Qualifying Criteria for
Commercial Ovens

Version 1.1 – January 2011

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A product shall meet all of the identified criteria if it is to earn the ENERGY STAR symbol.

1) Definitions

  1. Commercial Oven
    A chamber designed for heating, roasting, or baking food by conduction, convection, radiation, and/or electromagnetic energy.¹
  2. Product Family
    Variations of one model offered within a single product line based on the same engineering design with differences limited to door options (e.g., solid, glass).

¹ NSF 170-2005, Glossary of food equipment terminology.

Oven Types

  1. Combination Oven
    An oven that combines the function of hot air convection (oven mode) and saturated/superheated steam heating (steam mode), or both (combi mode), to perform steaming, baking, roasting, rethermalizing, and proofing of various food products. Also referred to as a combination oven/steamer, combi or combo.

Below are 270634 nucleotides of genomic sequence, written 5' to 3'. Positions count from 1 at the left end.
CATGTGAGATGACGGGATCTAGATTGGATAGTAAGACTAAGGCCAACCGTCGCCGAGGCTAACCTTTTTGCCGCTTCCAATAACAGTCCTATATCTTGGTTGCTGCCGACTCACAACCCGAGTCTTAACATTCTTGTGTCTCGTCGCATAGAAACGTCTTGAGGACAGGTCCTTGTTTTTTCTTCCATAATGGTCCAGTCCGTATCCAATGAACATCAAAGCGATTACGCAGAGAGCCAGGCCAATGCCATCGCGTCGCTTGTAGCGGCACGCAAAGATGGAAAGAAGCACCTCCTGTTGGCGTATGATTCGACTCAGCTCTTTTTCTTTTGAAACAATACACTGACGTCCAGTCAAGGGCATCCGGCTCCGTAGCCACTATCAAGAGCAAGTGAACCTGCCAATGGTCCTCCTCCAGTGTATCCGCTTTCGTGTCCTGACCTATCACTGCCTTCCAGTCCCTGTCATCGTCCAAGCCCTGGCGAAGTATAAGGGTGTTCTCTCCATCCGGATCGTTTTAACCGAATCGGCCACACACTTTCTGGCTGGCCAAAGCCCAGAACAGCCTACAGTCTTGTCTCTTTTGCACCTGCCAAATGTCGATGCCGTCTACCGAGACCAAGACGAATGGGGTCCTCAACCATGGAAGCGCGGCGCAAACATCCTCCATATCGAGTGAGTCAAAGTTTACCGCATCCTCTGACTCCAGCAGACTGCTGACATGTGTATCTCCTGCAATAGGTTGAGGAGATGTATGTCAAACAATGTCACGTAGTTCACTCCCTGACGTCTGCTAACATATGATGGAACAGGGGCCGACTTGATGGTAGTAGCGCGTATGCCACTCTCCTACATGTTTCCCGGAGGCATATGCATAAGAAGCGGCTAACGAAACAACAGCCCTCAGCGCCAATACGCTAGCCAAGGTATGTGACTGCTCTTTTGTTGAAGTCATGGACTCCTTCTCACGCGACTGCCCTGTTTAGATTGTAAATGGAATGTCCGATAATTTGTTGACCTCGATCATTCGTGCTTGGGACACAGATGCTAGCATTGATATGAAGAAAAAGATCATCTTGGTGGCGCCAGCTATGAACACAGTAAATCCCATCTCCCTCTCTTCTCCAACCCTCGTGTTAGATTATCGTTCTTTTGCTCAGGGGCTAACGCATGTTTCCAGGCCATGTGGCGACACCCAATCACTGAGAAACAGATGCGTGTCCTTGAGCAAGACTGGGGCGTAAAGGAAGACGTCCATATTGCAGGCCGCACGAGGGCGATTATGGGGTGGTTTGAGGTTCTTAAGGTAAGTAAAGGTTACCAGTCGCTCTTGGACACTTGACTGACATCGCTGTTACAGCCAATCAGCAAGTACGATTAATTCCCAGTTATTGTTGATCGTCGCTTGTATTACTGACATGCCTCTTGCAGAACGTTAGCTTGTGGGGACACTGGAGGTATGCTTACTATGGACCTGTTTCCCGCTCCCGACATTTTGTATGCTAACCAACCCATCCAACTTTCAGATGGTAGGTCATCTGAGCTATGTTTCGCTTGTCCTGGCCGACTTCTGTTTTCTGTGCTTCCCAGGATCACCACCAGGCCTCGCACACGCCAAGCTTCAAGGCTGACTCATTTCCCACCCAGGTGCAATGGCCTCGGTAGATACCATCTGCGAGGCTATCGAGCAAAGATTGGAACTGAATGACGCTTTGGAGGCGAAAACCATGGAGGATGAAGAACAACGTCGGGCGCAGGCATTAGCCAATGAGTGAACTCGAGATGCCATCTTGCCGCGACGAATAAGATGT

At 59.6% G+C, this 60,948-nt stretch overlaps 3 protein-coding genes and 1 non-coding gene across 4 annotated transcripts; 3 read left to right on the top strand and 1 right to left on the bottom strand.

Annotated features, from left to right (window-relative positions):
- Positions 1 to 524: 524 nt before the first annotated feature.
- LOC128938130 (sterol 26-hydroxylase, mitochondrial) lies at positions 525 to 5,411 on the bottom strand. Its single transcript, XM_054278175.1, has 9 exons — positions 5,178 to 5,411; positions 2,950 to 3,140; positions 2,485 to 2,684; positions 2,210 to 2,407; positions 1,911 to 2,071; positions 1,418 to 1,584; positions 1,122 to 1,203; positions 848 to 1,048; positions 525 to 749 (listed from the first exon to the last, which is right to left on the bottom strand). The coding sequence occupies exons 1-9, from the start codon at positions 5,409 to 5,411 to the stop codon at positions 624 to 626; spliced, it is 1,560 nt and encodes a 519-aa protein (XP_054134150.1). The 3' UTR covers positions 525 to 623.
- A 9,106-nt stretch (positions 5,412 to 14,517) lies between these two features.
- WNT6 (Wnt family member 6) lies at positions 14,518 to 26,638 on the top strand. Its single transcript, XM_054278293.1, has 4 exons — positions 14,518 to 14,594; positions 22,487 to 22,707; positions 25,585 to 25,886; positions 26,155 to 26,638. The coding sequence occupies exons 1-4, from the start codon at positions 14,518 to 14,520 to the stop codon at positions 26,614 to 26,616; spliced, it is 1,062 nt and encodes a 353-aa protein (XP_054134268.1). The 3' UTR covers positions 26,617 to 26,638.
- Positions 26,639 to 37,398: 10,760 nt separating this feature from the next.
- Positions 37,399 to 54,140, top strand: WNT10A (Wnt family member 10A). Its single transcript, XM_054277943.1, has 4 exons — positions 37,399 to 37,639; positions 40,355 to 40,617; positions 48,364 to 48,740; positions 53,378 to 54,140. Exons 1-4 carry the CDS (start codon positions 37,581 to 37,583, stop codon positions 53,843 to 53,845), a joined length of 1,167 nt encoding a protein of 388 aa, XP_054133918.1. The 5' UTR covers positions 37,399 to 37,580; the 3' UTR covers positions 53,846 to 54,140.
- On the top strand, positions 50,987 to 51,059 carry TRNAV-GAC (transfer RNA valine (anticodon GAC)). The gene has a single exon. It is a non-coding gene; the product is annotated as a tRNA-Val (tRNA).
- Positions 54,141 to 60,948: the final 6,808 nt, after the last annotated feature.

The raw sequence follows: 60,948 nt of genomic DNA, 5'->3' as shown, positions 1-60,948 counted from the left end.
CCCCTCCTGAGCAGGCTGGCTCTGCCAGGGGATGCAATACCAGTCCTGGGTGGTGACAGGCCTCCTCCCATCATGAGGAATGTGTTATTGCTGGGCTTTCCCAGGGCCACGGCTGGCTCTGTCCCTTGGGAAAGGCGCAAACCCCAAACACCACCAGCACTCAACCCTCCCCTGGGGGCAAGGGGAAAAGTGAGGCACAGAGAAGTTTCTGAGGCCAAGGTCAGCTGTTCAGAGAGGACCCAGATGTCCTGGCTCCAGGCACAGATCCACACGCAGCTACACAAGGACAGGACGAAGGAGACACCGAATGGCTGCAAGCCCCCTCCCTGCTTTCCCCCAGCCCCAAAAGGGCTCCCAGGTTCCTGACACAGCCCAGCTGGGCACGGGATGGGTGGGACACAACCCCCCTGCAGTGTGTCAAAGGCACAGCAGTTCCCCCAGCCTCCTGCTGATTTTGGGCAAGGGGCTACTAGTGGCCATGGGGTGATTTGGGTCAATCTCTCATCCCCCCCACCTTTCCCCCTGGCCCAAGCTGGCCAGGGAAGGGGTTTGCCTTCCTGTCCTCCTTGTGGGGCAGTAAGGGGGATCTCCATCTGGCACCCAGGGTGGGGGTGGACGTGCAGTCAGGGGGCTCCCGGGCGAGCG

2. Convection Oven
    A general-purpose oven that cooks food by forcing hot dry air over the surface of the food product. The rapidly moving hot air strips away the layer of cooler air next to the food and enables the food to absorb the heat energy. For the purposes of this specification, convection ovens do not include ovens that have the ability to heat the cooking cavity with saturated or superheated steam. Maximum water consumption within the oven cavity must not exceed 0.95 litre/hour (0.25 gallons/hour). Ovens that include a hold feature are eligible under this specification as long as convection is the only method used to fully cook the food.
    • Full-Size Convection Oven: A convection oven that is able to accept a minimum of five standard full-size sheet pans measuring 46 x 66 x 2.5-cm (18 x 26 x 1-inch).